The Black Wall Street Times: Black Businesses: Biden-Harris announces $3B investment 

In June, the EOC announced that it had reached the goal made at last year’s Freedman’s Bank Forum and secured $1 billion in committed deposits in CDFIs and MDIs. Today’s announcement includes a 200% increase of this original goal, ensuring billions of dollars will reach low-income, rural, and other underserved communities 

The Treasury Department has worked closely with the EOC to maximize the impact of federal investments, particularly in underserved communities that are building infrastructure for sustainable economic development. For instance, EOC investments complement the Department’s more than $8.5 billion in investments to CDFIs and MDIs through the Emergency Capital Investment Program.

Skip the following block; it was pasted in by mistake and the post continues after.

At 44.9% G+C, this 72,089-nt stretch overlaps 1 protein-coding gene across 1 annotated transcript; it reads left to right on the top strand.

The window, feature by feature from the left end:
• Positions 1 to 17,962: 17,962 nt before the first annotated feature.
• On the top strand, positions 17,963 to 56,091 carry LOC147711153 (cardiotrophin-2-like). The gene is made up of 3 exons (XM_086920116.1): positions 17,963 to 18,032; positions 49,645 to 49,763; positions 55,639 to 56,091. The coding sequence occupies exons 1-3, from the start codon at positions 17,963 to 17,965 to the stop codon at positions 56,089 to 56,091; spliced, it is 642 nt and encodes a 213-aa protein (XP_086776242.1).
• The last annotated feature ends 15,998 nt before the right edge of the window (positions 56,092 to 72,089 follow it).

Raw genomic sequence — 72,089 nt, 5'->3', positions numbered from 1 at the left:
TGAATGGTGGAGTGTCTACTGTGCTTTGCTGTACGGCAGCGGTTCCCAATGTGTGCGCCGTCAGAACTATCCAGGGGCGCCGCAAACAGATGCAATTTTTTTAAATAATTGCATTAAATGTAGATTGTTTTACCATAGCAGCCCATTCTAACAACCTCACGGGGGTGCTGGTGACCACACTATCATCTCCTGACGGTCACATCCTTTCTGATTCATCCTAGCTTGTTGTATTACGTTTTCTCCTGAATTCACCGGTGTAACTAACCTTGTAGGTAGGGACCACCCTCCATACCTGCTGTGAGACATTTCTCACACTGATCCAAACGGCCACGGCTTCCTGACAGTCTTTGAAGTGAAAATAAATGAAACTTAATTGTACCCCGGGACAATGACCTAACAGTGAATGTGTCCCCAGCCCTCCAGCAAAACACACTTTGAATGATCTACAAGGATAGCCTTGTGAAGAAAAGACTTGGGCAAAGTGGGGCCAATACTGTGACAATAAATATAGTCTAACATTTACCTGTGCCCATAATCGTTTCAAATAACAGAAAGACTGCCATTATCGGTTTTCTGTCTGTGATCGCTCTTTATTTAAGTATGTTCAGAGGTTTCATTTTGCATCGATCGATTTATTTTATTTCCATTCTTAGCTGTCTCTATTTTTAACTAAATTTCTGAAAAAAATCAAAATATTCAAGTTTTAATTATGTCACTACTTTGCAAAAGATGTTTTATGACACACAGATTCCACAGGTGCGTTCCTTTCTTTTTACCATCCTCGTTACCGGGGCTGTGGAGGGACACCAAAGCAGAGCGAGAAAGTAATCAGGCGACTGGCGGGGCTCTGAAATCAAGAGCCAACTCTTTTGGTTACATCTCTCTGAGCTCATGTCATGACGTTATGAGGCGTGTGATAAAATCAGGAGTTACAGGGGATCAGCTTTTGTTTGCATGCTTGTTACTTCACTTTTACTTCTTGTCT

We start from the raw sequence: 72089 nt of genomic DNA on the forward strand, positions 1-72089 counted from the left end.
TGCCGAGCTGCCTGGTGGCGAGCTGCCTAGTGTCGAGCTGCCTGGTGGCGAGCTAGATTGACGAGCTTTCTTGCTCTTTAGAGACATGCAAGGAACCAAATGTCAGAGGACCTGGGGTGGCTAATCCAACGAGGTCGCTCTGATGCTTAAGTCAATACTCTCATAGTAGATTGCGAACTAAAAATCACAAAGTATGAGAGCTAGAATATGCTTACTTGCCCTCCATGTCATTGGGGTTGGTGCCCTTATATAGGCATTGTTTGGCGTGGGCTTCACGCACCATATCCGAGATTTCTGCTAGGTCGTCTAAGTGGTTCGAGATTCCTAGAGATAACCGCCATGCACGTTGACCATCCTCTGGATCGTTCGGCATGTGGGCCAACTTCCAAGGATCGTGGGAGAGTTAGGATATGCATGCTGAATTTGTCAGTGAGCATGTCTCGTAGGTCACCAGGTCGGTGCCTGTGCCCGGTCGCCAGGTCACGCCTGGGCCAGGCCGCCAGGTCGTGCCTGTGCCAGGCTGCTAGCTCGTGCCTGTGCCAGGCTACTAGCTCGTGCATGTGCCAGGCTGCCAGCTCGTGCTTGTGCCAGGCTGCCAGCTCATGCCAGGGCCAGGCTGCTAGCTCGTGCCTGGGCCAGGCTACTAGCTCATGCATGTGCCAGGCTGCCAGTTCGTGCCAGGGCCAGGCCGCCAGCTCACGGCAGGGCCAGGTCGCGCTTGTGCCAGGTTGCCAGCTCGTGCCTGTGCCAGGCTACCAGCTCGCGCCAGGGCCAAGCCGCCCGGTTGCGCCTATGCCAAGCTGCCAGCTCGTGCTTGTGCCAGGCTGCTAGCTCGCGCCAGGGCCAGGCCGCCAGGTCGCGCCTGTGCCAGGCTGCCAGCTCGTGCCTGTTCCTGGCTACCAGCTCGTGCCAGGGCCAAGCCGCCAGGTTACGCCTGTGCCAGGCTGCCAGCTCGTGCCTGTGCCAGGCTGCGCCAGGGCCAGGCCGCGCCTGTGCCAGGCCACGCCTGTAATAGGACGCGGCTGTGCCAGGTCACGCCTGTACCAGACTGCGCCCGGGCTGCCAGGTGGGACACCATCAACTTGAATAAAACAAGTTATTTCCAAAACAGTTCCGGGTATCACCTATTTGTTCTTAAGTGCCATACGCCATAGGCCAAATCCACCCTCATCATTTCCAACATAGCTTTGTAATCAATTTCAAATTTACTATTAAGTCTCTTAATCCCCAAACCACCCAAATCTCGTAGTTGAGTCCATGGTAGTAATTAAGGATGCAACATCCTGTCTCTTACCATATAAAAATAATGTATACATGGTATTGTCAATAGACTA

Among other things, these funds support CDFIs and MDIs in providing loans, grants, and forbearance for small businesses, minority-owned businesses, and consumers, especially in low-income and underserved communities. 

Reuters: Yellen says community banking investments boost lending to Black, Latino firms sharply 

 U.S. Treasury Secretary Janet Yellen said on Wednesday that $8.5 billion in COVID-era investments in community development financial institutions and minority-owned banking firms will boost lending to Black and Latino communities by nearly $140 billion over a decade. 

Yellen said in prepared remarks to the Treasury’s Freedman’s Bank Forum that early reporting from the investment program indicates that one-third of total originations by recipient lenders were “deep impact” loans made to the hardest-to-serve borrowers.